BROOKLYN, NY. Call it a major PR push to show off the potential of electric vehicle power — or maybe even the need, someday, to have only those — and much more as technology and logistics rapidly evolve. Package-delivery giant DHL, Germany's post office, went to work for the Formula E electric race series' first appearance in New York City, highlighting the eco-logistical feat of the race's low-pollution, ground-focused shipment and arrival here.
That included transporting 450 tons of equipment freight made up of 40 cars, 45 large, high-voltage lithium ion batteries for them, 20 chargers, broadcast and media equipment, race infrastructure and more to a dense urban location for this weekend's all-electric racecar Qualcomm ePrix.
To reduce emissions in getting the race to Brooklyn, DHL brought the equipment by boat, which it said produces 100 times less carbon dioxide than air transport would have, and used trucking and rail wherever possible.
Ken Allen, CEO of DHL Express, touched on the air freight point in a press briefing during the race's final setup. A promo image up in the background showed a Formula E car with two DHL airliners behind it.
"It's our vision that by 2050, those planes will be either electric planes — and that is not a far-fetched thought — or they'll be running on fuel that is not carbon-emitting," he said. "It's part of the big picture that we've got."
Roll that in with DHL's stated goal of reaching carbon-neutral/ zero-emission logistics by 2050 and a 30% carbon efficiency improvement target the company just reached three years early. Such change and ideas indeed aren't much of a stretch for DHL, which has its hands in just about every latest-buzz mobility technology today.
For instance, DHL recently pulled an automotive-world upset by getting into production of its own electric delivery truck, the StreetScooter, and hopes to roll 20,000 of those off the line by the end of the year. Meanwhile, the company has also been testing the vehicle's autonomous operation.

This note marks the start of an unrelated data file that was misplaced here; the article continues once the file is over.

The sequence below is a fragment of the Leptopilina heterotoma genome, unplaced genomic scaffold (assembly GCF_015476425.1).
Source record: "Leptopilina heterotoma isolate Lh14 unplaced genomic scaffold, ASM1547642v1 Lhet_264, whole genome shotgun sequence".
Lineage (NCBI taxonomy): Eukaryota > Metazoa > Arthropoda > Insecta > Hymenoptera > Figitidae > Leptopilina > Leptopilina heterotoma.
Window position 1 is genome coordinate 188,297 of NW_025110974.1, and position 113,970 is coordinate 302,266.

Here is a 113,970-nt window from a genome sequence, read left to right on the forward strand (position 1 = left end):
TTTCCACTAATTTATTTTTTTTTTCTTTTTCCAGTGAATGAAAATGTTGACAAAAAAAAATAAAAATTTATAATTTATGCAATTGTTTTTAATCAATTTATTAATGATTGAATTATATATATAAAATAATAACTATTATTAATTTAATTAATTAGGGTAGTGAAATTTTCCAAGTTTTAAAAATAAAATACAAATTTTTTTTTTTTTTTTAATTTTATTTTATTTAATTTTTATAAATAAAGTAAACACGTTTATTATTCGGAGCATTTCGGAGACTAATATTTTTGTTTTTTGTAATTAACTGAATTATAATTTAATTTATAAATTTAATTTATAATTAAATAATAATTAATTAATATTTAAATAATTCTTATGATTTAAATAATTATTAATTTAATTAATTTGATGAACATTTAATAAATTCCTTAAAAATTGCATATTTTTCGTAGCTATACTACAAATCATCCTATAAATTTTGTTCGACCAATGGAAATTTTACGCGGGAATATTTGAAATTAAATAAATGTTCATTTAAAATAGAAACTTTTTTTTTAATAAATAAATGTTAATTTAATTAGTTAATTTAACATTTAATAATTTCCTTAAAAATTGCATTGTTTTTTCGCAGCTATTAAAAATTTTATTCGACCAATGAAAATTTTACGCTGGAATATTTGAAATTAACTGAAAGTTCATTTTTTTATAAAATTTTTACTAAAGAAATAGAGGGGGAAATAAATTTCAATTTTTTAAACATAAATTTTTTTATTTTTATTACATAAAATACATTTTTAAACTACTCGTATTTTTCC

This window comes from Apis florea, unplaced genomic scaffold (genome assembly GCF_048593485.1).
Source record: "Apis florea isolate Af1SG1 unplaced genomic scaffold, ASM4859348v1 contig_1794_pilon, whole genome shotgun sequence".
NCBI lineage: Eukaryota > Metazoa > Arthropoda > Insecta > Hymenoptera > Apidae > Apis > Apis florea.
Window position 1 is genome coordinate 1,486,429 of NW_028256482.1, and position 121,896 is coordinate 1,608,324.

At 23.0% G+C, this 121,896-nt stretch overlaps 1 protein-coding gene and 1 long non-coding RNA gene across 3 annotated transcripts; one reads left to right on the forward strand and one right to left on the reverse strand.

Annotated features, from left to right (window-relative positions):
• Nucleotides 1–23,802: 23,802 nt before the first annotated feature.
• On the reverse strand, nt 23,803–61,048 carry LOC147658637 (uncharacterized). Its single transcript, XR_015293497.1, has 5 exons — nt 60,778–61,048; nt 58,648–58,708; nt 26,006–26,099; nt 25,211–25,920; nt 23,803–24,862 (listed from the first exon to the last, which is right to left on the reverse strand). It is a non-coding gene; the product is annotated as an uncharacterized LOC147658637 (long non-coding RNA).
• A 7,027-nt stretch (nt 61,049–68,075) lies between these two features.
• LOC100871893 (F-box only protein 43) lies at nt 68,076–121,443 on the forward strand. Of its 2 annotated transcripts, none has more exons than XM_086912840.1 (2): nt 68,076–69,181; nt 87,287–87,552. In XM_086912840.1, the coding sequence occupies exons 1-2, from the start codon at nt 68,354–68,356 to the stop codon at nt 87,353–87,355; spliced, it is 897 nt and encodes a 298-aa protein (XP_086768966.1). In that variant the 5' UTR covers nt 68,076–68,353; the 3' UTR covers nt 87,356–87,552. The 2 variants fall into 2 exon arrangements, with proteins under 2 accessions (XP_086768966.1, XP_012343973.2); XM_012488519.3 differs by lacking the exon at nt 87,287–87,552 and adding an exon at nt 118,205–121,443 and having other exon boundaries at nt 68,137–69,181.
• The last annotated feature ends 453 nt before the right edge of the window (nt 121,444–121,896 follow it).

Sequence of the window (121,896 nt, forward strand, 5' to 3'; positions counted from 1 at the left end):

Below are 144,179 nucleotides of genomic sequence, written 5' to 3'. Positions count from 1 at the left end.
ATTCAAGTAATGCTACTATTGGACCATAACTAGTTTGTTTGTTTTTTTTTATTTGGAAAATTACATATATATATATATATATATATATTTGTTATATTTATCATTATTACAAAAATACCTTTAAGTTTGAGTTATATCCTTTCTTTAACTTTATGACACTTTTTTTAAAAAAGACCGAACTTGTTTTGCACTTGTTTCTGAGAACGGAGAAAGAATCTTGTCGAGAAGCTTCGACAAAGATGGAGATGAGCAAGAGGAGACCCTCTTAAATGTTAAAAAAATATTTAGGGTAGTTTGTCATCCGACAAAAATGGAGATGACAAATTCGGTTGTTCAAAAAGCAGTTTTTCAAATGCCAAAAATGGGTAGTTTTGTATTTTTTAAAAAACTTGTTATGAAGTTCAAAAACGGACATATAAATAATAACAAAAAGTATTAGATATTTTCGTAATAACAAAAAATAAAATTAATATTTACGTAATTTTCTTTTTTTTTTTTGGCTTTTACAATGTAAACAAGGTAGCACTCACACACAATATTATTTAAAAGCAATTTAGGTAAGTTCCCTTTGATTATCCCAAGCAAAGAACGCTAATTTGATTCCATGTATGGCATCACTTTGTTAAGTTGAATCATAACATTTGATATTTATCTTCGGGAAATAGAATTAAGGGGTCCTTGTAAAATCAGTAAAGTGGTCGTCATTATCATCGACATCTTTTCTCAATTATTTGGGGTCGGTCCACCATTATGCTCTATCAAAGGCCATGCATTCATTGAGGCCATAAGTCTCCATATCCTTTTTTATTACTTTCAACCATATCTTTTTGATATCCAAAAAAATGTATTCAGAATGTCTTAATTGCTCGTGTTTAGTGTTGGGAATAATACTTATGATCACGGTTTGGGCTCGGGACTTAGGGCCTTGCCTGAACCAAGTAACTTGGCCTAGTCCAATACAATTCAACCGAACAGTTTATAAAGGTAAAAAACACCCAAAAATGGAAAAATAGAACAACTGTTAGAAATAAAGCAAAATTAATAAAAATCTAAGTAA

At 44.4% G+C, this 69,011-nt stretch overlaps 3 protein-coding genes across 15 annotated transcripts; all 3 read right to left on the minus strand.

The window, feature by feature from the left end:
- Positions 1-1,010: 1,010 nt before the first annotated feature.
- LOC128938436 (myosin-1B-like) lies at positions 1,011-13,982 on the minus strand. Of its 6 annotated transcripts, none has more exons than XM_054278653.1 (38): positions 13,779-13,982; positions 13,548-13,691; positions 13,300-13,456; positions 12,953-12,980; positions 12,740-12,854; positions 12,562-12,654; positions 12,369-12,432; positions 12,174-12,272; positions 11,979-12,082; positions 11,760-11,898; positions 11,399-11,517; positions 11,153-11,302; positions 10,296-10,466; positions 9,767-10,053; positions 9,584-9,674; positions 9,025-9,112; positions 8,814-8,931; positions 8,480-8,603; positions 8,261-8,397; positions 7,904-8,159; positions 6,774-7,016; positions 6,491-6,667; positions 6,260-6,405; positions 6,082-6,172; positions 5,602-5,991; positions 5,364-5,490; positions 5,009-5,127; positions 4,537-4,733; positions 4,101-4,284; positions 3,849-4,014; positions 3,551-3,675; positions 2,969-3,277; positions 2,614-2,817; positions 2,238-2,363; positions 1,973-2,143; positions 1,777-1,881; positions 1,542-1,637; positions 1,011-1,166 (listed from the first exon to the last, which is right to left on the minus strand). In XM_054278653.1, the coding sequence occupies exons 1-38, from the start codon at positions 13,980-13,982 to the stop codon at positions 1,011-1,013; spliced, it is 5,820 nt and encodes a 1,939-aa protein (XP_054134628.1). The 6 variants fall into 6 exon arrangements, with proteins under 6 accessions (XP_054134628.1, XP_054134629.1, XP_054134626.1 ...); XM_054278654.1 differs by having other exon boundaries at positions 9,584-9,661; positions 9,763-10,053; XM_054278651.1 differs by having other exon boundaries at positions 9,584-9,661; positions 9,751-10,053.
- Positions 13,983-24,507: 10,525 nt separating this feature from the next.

So look closer, and this is also a game of hearts and minds. Rather than the "softie" image that can plague environmentally-friendly technologies like electric cars and trucks, first of all, the eco-friendly Formula E races bring super-fast cars on par with roaring Formula 1 machines. They merge new technologies like more powerful, quicker-charging electric vehicle batteries with greener mobility and transportation concepts.
Technology on every edge
Thus the Formula E show for which DHL is doing much of the backstage work actually goes beyond just the race. "What we saw here was entertainment that creates value for society," Allen noted. It's an entertainment venue that DHL, a founding and the official logistics partner, is using to help change the public's view and raise awareness of electric power for vehicles but also of an environmentally cleaner, increasingly connected and all-new technological world.
No, really: From this year's front-running alternate fuel to delivery drones, self-driving vehicles, assistive robots, new supply chain models and augmented reality to digitization and globalization of small business, DHL has its sights — and many minds at work in-house — on it all.
And the company engages the Formula E race crowd about many of those things. A Microsoft HoloLens virtual/augmented reality experience demonstrates the arm-like robot that can sort packages at DHL facilities. The company is also showcasing how its workers have been using AR goggles to find and arrange items on picker carts to reduce errors and boost warehouse efficiency by 25%.
That DHL cart they're loading — an EffiBOT, the company's autonomous, small-flatbed/ wagon robot that can haul more than 650 lbs. — follows Formula E staff, too, trucking parts and supplies around or even making appearances with fans. Also regarding mechanized freight movement, DHL's Allen talked drone delivery, noting that the company has found aerial drones most useful so far in reaching remote areas.